Investors show that canned soup is safer than U.S. Bonds

June 8, 2009 by · Leave a Comment
Filed under: Opinion 

This is quite funny that traders and investors actually prices the risk of the U.S. Treasury defaulting on thier obligations higher than Campbell Soup doing the same.  With the amount of bonds being issued and the rising interest rates from the “Bong Vigilantes”, I have to agree that canned soup is safer at this point.  

I heard a hearing with Ben Bernanke in front of Congress this weekend and he was asked if foreign investors could not buy all the Treasuries we are going to issue this year, would he monetize that debt via open market purchases.  He said he would not, I am not sure how he is going to “not” do that unless we are going to raise taxes through the roof and seriously cut government spending.   I don’t see either happening soon so I would think the easy way out for the politically minded folks, is to just print the money and devalue the dollar.

News (Reuters):

No, we’re not talking about stocking a bunker for survival. This is talk about safe investments.

U.S. Treasuries, traditionally considered the safest of all investments because the debt is backed by full faith and credit of the U.S. government, is losing favor among derivatives traders to Campbell Soup Co, Microsoft Corp and Intel Corp as concerns over the government’s massive deficits and costly bailouts mount.

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Fed’s Yellen: Rise In Treasury, Mortgage Yields ‘Disconcerting’

June 5, 2009 by · Leave a Comment
Filed under: Opinion 

This is a very interesting article from the WSJ with San Francisco Fed’s bank President Janet Yellen.  In this article she is discussing the recent rise in interest & mortgage rates.  An official that is cited to that the recent purchases of Treasuries by the Federal Reserve would keep interest rates lower.   This is contrary to what is the market perception when this type of monetary policy to used.  

Usually foreign investors would purchase our bonds (Treasuries), that would be how we would finance our needs including budgets or in this case to drive down interest rates through these open market purchases. Our problem is that we have many more bonds that need to be sold than we have buyers ready to purchase them.  Instead we have embraced the extreme fiscal policy of quantitative easing which is essentially having the Federal Reserve buy our debt (bonds) which is basically buying it from ourselves through a third party (The Fed).  

The interesting part was how they would think that this would keep interest rates low,  investors are demanding more yield on this bonds because they know that we will have plans to issue many more than the market can absorb so that in fact means that we will keep practicing QE and basically print dollars to meet our needs.  You will get higher yields because the investors in the promises to pay, want compensation to accept the high likelihood that they will be paid back in devalued dollars in the future.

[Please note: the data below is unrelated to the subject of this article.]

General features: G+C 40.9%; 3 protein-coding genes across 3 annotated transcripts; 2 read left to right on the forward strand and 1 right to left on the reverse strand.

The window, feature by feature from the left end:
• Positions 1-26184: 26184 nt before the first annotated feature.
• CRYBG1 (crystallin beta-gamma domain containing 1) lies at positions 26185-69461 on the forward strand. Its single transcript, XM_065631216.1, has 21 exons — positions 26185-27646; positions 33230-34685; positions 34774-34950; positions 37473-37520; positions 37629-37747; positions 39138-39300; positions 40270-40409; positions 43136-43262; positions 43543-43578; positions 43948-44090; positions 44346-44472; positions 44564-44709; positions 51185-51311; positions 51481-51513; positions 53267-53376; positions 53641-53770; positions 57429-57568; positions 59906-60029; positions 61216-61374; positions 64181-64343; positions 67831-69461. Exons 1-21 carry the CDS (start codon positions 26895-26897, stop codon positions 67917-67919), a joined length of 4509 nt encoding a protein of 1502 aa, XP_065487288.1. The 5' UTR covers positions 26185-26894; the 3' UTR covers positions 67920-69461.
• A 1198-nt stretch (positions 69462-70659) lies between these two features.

Some how they think this will not be inflationary.   It will be, you can’t load all these banks and other financial institutions will fresh cash and think that it will not be speculated into the economy when we have driven interest rates to the ground and are banking on a recovery.  When you have real rates of return this low with a inflation rate that is higher than the interest rate, you essentially “force” people to speculate so they can get a return that matches the rate of inflation.

If you can looked at all major indexes and focus on the resource equities, they are all up since the beginning of the year and that will equate into high prices as it moves downstream.   From all the monetary history I have read, inflation is a monetary event when you dramatically increase the money base (aka: print more dollars).  The market does not like what the future may hold so this is how the purchasers of bonds get their message across.

News (Wall Street Journal):

Federal Reserve Bank of San Francisco President Janet Yellen said if the increase in Treasury and mortgage yields is being fueled by rising inflation fears – worries she considers unfounded – it would be “disconcerting.”

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Chinese cautious on Treasury Notes

February 3, 2009 by · Leave a Comment
Filed under: Global News 

I wonder why, maybe because we are going to issue between 2-3 trillion dollars worth this year and we are still not sure if that is even going to solve the current credit & confidence problem?

News (Reuters):

China’s willingness to continue buying United States Treasury securities in large numbers will depend on its need to protect the value of its foreign investments, the Chinese premier, Wen Jiabao, said Saturday. He also said that a stable yuan is in everyone’s interests.

“Whether we will buy more U.S. Treasury bonds, and if so by how much — we should take that decision in accordance with China’s own need and also our aim to keep the security of our foreign reserves and the value of them,” Mr. Wen said.

His enigmatic remarks, made near the end of a visit to Europe, could raise new concerns about China’s commitment to continue purchasing United States government debt.